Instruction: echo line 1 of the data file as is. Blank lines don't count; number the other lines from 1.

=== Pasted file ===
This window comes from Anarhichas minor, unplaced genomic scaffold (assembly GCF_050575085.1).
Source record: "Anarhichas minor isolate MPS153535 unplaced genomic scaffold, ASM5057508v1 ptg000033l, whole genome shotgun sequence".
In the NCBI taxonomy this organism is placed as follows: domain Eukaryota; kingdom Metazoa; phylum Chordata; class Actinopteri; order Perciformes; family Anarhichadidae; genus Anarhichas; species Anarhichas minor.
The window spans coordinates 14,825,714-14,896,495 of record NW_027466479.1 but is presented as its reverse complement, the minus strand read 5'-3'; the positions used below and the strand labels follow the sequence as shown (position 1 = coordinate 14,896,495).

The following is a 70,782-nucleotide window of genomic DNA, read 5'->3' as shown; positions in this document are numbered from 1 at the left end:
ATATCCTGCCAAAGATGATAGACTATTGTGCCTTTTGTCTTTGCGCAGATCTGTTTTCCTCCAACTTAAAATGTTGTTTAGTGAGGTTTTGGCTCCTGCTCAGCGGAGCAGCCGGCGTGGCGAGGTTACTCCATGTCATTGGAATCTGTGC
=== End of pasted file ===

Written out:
This window comes from Anarhichas minor, unplaced genomic scaffold (assembly GCF_050575085.1).